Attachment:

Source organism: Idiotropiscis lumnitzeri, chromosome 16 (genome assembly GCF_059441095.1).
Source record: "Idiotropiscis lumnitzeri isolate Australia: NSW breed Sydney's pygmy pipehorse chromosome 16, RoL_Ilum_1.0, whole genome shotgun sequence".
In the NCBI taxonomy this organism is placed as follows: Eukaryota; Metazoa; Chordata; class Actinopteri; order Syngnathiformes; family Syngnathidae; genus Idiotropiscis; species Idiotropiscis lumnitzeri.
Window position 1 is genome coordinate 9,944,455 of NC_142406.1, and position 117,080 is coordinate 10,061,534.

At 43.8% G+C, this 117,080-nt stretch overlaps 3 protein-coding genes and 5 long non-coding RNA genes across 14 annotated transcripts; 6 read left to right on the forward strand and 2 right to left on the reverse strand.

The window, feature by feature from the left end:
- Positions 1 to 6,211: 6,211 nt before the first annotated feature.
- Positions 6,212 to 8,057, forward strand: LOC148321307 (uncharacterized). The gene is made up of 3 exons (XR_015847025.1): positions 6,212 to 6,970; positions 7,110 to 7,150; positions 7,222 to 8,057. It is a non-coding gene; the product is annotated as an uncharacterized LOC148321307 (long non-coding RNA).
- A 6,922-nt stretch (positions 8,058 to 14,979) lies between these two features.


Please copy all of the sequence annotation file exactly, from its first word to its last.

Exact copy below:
Source organism: Idiotropiscis lumnitzeri, chromosome 16 (genome assembly GCF_059441095.1).
Source record: "Idiotropiscis lumnitzeri isolate Australia: NSW breed Sydney's pygmy pipehorse chromosome 16, RoL_Ilum_1.0, whole genome shotgun sequence".
In the NCBI taxonomy this organism is placed as follows: Eukaryota; Metazoa; Chordata; class Actinopteri; order Syngnathiformes; family Syngnathidae; genus Idiotropiscis; species Idiotropiscis lumnitzeri.
Window position 1 is genome coordinate 9,944,455 of NC_142406.1, and position 117,080 is coordinate 10,061,534.

At 43.8% G+C, this 117,080-nt stretch overlaps 3 protein-coding genes and 5 long non-coding RNA genes across 14 annotated transcripts; 6 read left to right on the forward strand and 2 right to left on the reverse strand.

The window, feature by feature from the left end:
- Positions 1 to 6,211: 6,211 nt before the first annotated feature.
- Positions 6,212 to 8,057, forward strand: LOC148321307 (uncharacterized). The gene is made up of 3 exons (XR_015847025.1): positions 6,212 to 6,970; positions 7,110 to 7,150; positions 7,222 to 8,057. It is a non-coding gene; the product is annotated as an uncharacterized LOC148321307 (long non-coding RNA).
- A 6,922-nt stretch (positions 8,058 to 14,979) lies between these two features.